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« Reply #8 on: April 14, 2011, 05:59:52 PM »

In Poland there is no abstinence BTW. One week you normally take and the next one you are going to confession.

Interesting, thank you. Smiley So is such an abstinence kept anywhere or is it just a practice I wrongly assumed to exist?
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« Reply #9 on: April 14, 2011, 06:03:38 PM »

In Poland there is no abstinence BTW. One week you normally take and the next one you are going to confession.

Interesting, thank you. Smiley So is such an abstinence kept anywhere or is it just a practice I wrongly assumed to exist?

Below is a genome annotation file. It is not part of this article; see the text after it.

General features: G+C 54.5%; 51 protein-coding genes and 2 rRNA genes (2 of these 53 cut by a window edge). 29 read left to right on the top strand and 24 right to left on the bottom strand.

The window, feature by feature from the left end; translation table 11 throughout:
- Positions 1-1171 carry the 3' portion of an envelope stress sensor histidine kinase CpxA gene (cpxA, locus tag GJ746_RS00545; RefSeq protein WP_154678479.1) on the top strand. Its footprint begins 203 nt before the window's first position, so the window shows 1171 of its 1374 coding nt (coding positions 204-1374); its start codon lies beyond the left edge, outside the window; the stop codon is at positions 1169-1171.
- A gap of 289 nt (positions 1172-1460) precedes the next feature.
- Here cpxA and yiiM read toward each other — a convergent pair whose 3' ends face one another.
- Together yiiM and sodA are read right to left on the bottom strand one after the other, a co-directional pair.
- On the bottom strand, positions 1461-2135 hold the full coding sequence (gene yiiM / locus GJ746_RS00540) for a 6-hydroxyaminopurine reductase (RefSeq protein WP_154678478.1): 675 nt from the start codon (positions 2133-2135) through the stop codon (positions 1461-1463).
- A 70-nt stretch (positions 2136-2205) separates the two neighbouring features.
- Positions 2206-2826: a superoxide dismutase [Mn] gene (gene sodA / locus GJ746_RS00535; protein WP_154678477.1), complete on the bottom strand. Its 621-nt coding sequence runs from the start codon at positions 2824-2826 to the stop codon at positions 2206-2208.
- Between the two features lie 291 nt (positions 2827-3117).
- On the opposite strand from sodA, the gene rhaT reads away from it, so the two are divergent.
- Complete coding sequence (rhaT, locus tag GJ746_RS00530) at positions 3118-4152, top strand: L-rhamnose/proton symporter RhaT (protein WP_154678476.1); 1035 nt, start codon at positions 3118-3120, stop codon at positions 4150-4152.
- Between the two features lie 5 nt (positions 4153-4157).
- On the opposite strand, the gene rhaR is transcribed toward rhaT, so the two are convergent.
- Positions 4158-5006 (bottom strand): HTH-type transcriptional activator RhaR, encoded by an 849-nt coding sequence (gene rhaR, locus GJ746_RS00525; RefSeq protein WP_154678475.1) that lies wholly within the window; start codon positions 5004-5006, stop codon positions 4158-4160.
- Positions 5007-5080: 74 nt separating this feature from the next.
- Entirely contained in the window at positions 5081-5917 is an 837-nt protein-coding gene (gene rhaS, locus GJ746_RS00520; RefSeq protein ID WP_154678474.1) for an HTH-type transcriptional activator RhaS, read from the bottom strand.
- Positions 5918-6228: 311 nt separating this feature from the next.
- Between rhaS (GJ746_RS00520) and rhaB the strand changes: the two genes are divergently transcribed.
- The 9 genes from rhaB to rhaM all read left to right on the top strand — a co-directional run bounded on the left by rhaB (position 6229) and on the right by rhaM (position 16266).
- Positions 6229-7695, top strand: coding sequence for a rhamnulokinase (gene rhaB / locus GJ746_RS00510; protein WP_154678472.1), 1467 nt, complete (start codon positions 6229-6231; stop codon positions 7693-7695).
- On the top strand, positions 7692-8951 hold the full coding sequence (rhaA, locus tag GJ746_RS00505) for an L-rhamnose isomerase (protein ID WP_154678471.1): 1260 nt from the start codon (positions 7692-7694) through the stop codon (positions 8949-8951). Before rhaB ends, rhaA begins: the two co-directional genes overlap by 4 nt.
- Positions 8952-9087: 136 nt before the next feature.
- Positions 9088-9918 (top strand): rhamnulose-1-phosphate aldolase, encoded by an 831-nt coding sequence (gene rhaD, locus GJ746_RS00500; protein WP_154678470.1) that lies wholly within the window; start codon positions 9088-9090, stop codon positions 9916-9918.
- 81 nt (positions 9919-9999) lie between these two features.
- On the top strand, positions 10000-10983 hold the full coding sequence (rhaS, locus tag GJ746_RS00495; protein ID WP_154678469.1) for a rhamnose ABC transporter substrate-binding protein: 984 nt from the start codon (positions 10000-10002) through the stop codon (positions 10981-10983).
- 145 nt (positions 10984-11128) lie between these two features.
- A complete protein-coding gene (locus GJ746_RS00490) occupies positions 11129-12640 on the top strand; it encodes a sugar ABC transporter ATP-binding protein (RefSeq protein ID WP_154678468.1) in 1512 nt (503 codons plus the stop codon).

I've never heard of it.
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« Reply #10 on: April 14, 2011, 08:41:59 PM »

I was wondering about that too, as I hope to be chrismated someday. Not to make light of it, but how should one address the issue of things that may have slipped your mind? ("In 1995, I- ah, I think...") Should one describe things in general terms ("For many years I did such-and-such" etc.)? I ask because I am familiar with the format of Confession that we had in my former church, but not with the 'life confession' as such. Thank you.
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« Reply #11 on: April 14, 2011, 09:04:16 PM »


Sorry...I had misunderstood the question.  The children are not required to abstain from the Eucharist at all.  They are still in the process of learning.

As for the sins you may have forgotten:  http://www.newworldencyclopedia.org/entry/Absolution